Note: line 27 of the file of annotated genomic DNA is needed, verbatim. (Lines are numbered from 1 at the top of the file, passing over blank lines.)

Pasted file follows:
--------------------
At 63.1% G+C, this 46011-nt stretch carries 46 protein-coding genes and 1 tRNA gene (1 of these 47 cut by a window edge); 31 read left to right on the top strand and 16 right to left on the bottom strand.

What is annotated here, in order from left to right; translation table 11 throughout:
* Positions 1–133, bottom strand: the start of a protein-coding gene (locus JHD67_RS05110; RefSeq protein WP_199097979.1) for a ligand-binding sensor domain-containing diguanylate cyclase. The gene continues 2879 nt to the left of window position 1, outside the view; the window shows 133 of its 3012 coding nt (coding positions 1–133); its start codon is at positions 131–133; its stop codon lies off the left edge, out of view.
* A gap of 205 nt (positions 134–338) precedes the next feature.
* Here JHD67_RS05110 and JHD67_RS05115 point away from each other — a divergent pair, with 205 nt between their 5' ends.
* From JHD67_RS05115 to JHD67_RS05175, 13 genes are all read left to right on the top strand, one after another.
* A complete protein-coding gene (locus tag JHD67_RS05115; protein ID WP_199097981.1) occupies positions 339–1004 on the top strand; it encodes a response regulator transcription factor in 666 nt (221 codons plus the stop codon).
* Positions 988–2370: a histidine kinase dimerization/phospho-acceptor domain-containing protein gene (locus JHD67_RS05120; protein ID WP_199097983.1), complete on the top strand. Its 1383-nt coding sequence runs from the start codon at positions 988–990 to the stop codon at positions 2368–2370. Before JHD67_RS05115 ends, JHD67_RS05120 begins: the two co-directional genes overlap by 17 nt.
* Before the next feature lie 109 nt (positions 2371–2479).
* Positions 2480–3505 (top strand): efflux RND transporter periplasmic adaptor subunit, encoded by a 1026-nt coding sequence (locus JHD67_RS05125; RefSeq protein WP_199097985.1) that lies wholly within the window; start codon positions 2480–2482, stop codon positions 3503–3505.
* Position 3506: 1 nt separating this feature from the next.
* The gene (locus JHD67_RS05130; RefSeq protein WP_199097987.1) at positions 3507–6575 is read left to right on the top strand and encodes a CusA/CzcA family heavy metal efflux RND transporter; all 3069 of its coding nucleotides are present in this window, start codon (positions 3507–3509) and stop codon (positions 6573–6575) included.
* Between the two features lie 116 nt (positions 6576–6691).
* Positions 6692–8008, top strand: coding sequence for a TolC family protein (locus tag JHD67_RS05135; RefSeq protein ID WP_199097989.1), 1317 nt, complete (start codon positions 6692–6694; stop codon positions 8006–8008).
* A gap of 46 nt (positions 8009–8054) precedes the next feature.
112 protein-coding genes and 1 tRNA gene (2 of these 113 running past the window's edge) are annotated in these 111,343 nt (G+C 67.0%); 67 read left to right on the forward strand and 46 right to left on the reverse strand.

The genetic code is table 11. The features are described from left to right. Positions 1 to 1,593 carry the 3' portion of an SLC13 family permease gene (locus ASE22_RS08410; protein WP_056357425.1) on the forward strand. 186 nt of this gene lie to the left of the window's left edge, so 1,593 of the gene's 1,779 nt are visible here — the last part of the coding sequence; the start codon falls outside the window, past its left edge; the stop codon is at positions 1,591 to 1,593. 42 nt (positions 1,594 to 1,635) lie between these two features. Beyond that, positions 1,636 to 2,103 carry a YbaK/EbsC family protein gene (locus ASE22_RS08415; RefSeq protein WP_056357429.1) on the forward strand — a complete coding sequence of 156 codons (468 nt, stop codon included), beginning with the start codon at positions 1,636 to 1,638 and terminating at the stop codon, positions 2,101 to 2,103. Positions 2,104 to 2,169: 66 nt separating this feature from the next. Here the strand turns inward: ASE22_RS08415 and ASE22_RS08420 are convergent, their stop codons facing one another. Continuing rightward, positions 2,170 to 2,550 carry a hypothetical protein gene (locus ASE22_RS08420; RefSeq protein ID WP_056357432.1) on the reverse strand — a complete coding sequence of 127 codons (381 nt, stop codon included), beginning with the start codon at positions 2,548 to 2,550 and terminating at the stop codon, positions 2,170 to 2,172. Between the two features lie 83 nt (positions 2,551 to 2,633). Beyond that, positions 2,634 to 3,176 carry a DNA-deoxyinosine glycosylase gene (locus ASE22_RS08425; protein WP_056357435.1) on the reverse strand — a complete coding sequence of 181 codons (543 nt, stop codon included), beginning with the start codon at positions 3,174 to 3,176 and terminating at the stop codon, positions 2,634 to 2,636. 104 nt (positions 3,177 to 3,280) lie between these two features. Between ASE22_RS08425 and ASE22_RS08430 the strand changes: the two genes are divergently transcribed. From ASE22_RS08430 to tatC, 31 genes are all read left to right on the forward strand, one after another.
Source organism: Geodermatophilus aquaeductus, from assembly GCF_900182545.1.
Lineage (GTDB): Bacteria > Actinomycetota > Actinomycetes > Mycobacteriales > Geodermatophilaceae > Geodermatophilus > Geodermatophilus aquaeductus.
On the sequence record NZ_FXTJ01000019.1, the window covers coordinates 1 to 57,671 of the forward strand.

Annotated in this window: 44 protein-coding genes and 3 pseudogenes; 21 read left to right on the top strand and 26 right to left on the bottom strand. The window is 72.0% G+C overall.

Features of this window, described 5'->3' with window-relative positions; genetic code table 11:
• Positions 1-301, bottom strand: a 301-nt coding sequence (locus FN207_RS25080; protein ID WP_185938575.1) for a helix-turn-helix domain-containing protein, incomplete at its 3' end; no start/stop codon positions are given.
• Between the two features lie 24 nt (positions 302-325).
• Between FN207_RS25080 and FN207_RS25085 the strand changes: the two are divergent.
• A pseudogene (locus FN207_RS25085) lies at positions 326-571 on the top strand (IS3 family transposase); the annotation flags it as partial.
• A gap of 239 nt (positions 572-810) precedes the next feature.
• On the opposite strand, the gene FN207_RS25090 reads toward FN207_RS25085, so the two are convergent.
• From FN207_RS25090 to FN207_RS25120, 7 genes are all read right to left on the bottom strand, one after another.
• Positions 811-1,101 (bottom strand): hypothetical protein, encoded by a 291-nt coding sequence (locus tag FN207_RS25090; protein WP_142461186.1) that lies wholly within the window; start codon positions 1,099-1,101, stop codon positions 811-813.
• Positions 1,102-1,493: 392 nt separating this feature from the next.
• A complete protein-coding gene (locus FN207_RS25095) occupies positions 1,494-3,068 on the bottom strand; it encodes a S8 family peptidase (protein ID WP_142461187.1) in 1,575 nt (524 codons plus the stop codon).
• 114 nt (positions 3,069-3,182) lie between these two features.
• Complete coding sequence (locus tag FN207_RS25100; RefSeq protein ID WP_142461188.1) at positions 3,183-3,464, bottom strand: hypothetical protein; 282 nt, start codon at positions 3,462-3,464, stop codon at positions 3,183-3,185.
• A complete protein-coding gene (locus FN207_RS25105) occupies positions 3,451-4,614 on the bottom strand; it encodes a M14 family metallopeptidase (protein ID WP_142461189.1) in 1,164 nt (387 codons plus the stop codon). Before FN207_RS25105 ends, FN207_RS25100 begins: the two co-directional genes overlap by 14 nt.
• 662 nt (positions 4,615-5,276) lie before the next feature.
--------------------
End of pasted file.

• A gap of 239 nt (positions 572-810) precedes the next feature.